Kind of peculiar

It's the old question of "if you're in a spaceship going near the speed of light, and you turn on your headlights...."

Think about this: earth is spinning around the sun. The sun is spinning through the Milky Way. The Milky Way is moving away from other galaxies. That's a lot of moving around. Kinda like being in a fast-moving spaceship.

If an experiment to measure the speed of light was conducted on Earth, wouldn't the results be skewed a little because of Earth's motion? i mean, if Earth were (just go with it) going near the speed of light, and you turn on a laser (which is moving along with the earth) and fire at a target (also moving, but in relation to the laser appears stationary) in order to measure the speed of light, it seems to me that your results would be a little wacky. Space and time would be warped...right?

Now throw in the fact that Earth is moving around the sun, which is moving through a moving galaxy. Who knows how fast all the galaxies in the universe are moving, because nothing in the universe is completely stopped.

Is any of this making sense? it seems to me that in order to get a very accurate speed of light, one would have to be completely stationary. But one isn't, is one?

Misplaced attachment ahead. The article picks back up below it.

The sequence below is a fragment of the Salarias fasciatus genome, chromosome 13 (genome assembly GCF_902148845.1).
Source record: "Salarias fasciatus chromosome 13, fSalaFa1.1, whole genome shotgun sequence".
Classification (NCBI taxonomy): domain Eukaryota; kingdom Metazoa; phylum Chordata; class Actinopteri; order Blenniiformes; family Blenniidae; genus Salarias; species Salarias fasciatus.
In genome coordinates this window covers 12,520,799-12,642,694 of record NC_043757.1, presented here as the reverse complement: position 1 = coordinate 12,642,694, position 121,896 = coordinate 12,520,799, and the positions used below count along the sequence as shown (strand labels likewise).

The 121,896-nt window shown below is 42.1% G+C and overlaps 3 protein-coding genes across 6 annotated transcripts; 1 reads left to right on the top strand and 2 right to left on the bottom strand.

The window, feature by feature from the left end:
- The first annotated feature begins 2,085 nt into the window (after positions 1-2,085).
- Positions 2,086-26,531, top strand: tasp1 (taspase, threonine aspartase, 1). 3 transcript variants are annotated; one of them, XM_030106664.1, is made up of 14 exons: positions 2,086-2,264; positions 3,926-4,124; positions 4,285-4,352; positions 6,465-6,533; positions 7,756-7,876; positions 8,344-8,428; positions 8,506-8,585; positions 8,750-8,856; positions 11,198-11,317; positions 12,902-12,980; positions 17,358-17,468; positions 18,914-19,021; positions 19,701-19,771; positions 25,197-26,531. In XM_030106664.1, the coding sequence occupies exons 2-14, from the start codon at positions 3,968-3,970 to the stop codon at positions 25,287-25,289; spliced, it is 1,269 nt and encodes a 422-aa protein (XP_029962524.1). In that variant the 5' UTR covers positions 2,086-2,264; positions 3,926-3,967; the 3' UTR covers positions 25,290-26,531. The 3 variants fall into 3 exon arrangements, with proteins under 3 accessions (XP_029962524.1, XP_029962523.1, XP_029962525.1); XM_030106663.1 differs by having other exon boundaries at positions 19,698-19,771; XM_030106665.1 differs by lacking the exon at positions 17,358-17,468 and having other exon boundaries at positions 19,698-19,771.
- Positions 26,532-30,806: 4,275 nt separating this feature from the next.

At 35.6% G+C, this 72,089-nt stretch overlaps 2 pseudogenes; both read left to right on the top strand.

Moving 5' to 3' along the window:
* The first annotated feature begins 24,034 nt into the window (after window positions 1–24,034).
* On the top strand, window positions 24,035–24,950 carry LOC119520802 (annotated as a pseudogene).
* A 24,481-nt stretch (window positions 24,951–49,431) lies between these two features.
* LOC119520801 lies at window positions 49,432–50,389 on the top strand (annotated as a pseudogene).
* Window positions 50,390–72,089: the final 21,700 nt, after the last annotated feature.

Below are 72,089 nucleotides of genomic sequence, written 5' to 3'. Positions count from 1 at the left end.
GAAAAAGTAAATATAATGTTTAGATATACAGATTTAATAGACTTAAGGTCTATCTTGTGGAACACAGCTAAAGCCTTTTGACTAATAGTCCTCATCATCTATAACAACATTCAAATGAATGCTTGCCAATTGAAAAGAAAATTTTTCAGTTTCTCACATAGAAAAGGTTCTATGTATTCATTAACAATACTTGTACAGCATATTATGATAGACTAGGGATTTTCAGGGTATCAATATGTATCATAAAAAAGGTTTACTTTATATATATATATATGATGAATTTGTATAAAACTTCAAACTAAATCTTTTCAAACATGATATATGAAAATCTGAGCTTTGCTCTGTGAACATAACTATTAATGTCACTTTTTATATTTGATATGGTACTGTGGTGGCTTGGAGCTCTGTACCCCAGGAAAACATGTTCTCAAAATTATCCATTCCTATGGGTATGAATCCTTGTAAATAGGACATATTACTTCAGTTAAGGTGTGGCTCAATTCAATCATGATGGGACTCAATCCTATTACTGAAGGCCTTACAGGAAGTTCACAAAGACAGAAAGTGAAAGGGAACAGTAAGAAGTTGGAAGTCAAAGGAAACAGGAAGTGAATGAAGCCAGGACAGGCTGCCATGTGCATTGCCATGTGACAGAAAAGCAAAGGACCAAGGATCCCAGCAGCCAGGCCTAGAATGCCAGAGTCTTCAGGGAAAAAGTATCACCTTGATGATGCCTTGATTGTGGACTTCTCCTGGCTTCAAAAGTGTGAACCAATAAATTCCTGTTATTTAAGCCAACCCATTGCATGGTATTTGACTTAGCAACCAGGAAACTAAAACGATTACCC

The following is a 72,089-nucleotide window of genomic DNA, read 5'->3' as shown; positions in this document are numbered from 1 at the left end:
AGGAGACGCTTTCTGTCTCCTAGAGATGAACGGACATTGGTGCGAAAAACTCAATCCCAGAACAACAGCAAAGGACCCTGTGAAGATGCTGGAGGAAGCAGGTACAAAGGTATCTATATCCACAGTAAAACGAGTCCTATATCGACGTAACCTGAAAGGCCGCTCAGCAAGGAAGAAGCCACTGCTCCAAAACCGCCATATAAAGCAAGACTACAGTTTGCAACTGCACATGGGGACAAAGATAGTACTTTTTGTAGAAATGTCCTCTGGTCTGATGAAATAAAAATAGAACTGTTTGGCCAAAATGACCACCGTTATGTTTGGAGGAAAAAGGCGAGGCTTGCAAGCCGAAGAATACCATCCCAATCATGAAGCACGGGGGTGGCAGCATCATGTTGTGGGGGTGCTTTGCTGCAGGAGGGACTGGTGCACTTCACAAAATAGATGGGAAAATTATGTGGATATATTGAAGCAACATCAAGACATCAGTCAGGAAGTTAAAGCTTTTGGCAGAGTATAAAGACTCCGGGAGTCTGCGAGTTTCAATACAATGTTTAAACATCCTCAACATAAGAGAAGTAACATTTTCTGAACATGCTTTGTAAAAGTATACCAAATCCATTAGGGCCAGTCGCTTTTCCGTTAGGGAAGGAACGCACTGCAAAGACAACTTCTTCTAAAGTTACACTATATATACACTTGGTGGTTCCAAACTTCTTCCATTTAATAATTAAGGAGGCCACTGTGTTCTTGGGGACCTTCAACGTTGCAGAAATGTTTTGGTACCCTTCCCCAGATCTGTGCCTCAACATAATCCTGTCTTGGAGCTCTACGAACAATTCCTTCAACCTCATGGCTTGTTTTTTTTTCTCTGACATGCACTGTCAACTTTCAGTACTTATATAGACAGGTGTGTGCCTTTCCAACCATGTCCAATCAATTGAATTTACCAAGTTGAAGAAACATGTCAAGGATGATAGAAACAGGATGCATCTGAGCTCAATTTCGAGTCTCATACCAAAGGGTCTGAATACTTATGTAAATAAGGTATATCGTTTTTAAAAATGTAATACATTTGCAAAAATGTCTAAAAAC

Any thoughts? or have i gone and confused myself again?
 

pervect

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Atma1001 said:
It's the old question of "if you're in a spaceship going near the speed of light, and you turn on your headlights...."

Think about this: earth is spinning around the sun. The sun is spinning through the Milky Way. The Milky Way is moving away from other galaxies. That's a lot of moving around. Kinda like being in a fast-moving spaceship.

If an experiment to measure the speed of light was conducted on Earth, wouldn't the results be skewed a little because of Earth's motion? i mean, if Earth were (just go with it) going near the speed of light, and you turn on a laser (which is moving along with the earth) and fire at a target (also moving, but in relation to the laser appears stationary) in order to measure the speed of light, it seems to me that your results would be a little wacky. Space and time would be warped...right?